July 17, 2007 Your ability to listen to a phone message in one ear while a friend is talking into your other ear--and comprehend what both are saying--is an important communication skill that's heavily influenced by your genes, say researchers of the National Institute on Deafness and Other Communication Disorders (NIDCD), one of the National Institutes of Health.
The finding, published in the August 2007 issue of Human Genetics, may help researchers better understand a broad and complex group of disorders--called auditory processing disorders (APDs)--in which individuals with otherwise normal hearing ability have trouble making sense of the sounds around them.
"Our auditory system doesn't end with our ears," says James F. Battey, Jr., M.D., Ph.D., director of the NIDCD. "It also includes the part of our brain that helps us interpret the sounds we hear. This is the first study to show that people vary widely in their ability to process what they hear, and these differences are due largely to heredity."
The term "auditory processing" refers to functions performed primarily by the brain that help a listener interpret sounds. Among other things, auditory processing enables us to tell the direction a sound is coming from, the timing and sequence of a sound, and whether a sound is a voice we need to listen to or background noise we should ignore. Most people don't even realize they possess these skills, much less how adept they are at them. Auditory processing skills play a role in a child's language acquisition and learning abilities, although the extent of that relationship is not well understood.
To determine if auditory processing skills are hereditary, NIDCD researchers studied identical and fraternal twins who attended a national twins festival in Twinsburg, OH, during the years 2002 through 2005. A total of 194 same-sex pairs of twins participated in the study (138 identical pairs and 56 fraternal pairs), representing ages 12 through 50. All twins received a DNA test to confirm whether they were identical or fraternal and a hearing test to make sure they had normal hearing.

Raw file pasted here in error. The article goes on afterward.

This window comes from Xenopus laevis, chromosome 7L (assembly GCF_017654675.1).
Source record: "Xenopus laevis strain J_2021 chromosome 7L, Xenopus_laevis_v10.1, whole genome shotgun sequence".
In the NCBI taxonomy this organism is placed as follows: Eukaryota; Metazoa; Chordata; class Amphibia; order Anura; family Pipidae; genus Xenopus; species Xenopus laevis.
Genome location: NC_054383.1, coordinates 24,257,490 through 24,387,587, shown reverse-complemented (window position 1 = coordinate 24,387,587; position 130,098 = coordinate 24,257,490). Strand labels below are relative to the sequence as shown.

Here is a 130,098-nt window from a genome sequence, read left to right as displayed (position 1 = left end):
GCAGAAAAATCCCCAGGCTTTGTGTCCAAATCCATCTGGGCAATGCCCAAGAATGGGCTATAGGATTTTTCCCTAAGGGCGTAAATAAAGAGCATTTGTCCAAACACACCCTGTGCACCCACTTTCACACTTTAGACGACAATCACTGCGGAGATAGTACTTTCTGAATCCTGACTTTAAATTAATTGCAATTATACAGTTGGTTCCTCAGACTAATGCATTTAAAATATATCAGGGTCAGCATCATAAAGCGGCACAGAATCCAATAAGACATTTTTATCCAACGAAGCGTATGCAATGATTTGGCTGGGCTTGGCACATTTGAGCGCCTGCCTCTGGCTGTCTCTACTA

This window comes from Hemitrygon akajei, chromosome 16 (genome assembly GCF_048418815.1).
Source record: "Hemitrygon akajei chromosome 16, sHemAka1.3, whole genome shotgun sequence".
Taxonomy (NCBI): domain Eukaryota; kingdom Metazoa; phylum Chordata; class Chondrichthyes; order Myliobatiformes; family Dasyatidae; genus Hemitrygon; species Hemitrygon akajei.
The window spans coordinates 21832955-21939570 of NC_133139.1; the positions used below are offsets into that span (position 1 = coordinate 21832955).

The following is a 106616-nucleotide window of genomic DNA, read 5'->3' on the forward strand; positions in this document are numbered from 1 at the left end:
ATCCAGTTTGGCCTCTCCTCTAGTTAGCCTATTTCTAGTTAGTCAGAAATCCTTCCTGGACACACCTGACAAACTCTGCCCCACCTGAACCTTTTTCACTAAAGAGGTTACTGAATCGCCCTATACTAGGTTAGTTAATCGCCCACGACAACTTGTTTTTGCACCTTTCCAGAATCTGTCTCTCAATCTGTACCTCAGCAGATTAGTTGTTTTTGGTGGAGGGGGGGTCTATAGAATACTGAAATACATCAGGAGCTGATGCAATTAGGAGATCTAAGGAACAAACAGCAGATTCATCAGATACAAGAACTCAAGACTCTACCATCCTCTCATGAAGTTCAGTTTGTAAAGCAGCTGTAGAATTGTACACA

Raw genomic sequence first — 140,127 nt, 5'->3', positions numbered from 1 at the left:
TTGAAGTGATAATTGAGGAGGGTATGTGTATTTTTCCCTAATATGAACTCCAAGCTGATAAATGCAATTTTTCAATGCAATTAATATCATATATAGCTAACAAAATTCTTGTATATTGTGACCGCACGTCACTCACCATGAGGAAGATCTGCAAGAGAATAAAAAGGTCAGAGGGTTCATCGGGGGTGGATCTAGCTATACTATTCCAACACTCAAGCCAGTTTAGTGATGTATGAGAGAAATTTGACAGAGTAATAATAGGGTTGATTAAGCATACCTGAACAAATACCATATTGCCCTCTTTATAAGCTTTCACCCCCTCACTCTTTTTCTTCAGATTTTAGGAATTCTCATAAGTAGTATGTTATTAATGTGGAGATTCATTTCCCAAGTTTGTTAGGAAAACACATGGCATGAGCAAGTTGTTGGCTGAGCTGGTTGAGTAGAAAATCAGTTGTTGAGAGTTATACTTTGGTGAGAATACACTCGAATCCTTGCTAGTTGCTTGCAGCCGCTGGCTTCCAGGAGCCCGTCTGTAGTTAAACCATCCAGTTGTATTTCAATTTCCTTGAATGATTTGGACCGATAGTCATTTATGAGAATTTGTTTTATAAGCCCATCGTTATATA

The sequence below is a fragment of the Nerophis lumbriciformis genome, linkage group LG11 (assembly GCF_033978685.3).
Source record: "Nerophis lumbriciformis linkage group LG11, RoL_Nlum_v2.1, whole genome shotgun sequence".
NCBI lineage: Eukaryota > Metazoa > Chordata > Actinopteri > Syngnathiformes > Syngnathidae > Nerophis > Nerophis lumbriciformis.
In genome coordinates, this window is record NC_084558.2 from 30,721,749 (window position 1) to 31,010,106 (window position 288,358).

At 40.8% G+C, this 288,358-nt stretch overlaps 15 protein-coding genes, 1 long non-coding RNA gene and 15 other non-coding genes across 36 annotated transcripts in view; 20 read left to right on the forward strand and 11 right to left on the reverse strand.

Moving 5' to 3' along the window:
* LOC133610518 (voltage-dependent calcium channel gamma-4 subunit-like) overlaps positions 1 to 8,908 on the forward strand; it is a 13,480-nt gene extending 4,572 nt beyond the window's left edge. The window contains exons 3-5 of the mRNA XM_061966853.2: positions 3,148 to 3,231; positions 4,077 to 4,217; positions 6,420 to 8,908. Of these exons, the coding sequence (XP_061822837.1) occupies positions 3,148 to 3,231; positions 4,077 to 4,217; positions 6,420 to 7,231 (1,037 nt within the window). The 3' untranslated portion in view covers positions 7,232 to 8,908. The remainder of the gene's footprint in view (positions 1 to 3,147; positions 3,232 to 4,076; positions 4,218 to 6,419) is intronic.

If a trait is purely genetic, identical twins, who share the same DNA, will be alike nearly 100 percent of the time, while fraternal twins, who share roughly half of their DNA, will be less similar. Conversely, if a trait is primarily due to a person's environment, both identical and fraternal twins should have roughly the same degree of similarity, since most twins grow up in the same household.
The volunteers took five tests that are frequently used to identify auditory processing difficulties in children and adults. In three of the tests, volunteers listened as two different one-syllable words or nonsense syllables (short word fragments such as ba, da, and ka) were played into their right and left ears simultaneously, and then tried to name both words or syllables. In two other tests, volunteers listened to digitally altered one-syllable words played into the right ear and tried to identify the word. One test artificially filtered out high-pitched sounds, which tended to obscure the consonants, while the other sped up the word.
In all but the filtered-words test, researchers found a significantly higher correlation among identical twins than fraternal twins, indicating that differences in performance for those activities had a strong genetic component. Participants showed the widest range of abilities on those tests in which they were asked to identify competing words or nonsense syllables entering each ear--called dichotic listening ability. The tests in which different one-syllable words were played simultaneously into each ear showed the widest degree of variation as well as the highest correlation among twins, especially identical twins. As much as 73 percent of the variation in dichotic listening ability was due to genetic differences, a magnitude that is comparable to well-known inherited traits such as type 1 diabetes and height. Conversely, the ability to understand the filtered words showed high correlation among all twins, indicating that variation in that skill is primarily due to differences in environment.
Scientists believe that problems with dichotic listening ability are often due to a lesion or disconnect between the brain's right and left hemispheres. When we listen to someone talking, speech entering the right ear travels in large part to the left side of the brain, where language is processed. Speech entering the left ear travels first to the right side of the brain before crossing to the brain's language center on the left side by way of the corpus callosum, a pathway connecting the brain's right and left hemispheres.
Today's finding that normal twins show such wide variation in their dichotic listening abilities, and that the differences are mostly due to genetic variation, adds a new perspective to our understanding of auditory processing disorders. These disorders may affect as many as seven percent of school-aged children in the United States and often appear alongside language and learning disorders, including dyslexia. APDs also affect older adults and stroke victims and can limit the successfulness of hearing aids in the treatment of hearing loss. The researchers suggest that scientists may be able to fine-tune their understanding of what an APD is and the role these disorders play in the development of language and learning disorders.
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